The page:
Sunday, August 19, 2012

Thomas Cooper on Christian Evidences

"I do not imagine, or expect, that I can win over, at once, to Christianity, the minds of sceptical workingmen, who may be listening to me. I know too well, by personal experience, how hard it is to part with sceptical convictions—how difficult it is to bring a mind, which has become strongly warped in the direction of unbelief, to enter upon a determined, steady, and persevering consideration of the Christian Evidences. And without this—without an earnest and devoted study of Christian Evidences—no thinking skeptic (for I am not addressing vulgar scoffers) can ever become a real Christian.

"I seek no flighty converts from your ranks—no sudden passing over to our side from yours, of some hot, excitable partisan, who is incapable of thinking. I seek to lead you to accept what I believe to be Truth, by inducing you to practise the daily reflection, the steady conning over and over again of each item of the Christian Evidences, which effectually cured my doubts, and rendered me a settled and grateful believer. I would not lift up my finger, or stir a straw, to make a sudden and spasmodic conversion of any one of you, which would leave you helpless in your new belief, and incapable of giving a reason of the hope within you. Such a convert would be a very useless one. I want to enlist real soldiers for my Master."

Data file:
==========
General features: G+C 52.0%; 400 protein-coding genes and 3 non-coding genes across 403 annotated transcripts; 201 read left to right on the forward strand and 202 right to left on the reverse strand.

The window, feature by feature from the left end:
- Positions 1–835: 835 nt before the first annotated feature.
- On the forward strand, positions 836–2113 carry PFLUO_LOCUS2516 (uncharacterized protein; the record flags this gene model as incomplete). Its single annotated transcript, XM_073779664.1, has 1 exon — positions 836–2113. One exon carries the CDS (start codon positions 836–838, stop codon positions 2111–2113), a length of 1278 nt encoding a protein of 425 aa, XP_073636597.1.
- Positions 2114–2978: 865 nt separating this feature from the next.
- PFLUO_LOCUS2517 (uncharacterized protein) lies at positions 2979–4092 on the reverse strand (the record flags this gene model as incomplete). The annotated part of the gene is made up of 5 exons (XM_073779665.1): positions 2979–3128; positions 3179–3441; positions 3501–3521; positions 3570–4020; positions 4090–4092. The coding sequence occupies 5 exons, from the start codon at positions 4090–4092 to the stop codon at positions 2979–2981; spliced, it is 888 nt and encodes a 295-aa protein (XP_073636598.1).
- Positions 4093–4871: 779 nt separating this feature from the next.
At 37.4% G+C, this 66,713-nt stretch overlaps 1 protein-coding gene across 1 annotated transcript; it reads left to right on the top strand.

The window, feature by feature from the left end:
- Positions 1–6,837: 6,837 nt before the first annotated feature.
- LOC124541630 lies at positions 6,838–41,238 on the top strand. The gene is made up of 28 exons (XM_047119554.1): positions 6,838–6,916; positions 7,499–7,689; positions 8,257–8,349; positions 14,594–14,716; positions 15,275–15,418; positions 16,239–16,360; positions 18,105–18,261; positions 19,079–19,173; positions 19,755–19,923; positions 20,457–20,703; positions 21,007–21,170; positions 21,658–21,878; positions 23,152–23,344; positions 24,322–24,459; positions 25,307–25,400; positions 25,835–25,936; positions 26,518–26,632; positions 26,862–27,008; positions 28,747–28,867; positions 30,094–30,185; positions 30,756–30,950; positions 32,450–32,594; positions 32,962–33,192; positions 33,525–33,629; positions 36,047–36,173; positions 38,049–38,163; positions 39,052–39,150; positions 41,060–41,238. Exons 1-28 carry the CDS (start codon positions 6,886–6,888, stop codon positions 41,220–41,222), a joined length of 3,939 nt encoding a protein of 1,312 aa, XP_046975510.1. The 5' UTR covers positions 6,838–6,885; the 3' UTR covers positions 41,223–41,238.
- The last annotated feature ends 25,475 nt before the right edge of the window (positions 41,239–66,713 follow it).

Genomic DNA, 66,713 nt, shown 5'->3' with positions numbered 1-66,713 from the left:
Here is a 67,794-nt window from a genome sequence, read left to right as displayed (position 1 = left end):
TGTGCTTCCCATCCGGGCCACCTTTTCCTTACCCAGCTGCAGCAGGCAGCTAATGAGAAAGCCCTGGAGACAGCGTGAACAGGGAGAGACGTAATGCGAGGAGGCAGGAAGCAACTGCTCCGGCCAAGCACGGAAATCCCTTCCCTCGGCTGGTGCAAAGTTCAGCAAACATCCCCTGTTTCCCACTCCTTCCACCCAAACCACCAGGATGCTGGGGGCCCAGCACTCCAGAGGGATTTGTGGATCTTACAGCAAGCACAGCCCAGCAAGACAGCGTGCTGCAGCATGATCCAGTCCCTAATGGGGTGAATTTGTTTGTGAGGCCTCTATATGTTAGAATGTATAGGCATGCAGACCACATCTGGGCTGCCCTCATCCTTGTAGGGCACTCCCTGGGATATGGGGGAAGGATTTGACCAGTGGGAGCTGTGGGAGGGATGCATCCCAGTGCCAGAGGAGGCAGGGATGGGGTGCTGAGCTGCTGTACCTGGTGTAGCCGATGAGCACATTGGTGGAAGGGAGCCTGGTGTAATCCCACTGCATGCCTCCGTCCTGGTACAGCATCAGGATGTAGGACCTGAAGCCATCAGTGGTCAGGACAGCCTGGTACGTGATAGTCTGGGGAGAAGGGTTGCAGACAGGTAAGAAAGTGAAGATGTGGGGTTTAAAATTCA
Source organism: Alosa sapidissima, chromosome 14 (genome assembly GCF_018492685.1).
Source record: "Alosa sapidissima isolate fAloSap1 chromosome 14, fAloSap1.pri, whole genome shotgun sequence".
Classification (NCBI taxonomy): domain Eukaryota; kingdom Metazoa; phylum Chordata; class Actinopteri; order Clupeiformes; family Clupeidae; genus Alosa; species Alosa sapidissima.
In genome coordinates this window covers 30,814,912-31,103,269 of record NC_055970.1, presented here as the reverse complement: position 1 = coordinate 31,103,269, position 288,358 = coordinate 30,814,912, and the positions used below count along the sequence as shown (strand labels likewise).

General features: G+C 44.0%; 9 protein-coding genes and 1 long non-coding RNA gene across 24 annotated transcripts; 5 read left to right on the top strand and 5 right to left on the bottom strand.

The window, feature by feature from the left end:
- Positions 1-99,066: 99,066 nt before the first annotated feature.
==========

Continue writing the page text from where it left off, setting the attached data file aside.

Thomas Cooper

The Verity of Christ’s Resurrection from the Dead (London: Hodder and Stoughton, 1875), pp. 131-32.


dgfisch said...

I appreciate Cooper's distinction between the "thinking skeptic" and the "vulgar scoffer" -- between the person with an honest objection and the invididual who holds that "no excuse for not believing is too extreme." The first is open to reason, the latter closed-minded.

This makes me wonder at the future "Atheist's Prayer Project" being conducted by Justin Brierley from Premier Christian Radio's "Unbelievable?" program. Asking the atheist to be open to the possiblity of addressing God in a pre-constructed prayer may be a stretch, but Justin is motivated by honest inquiry. This "taste and see that the Lord is good" approach may have merits, but a Latin proverb di make a point about taste (de gustibus non est disputandum ... one must not argue about taste).

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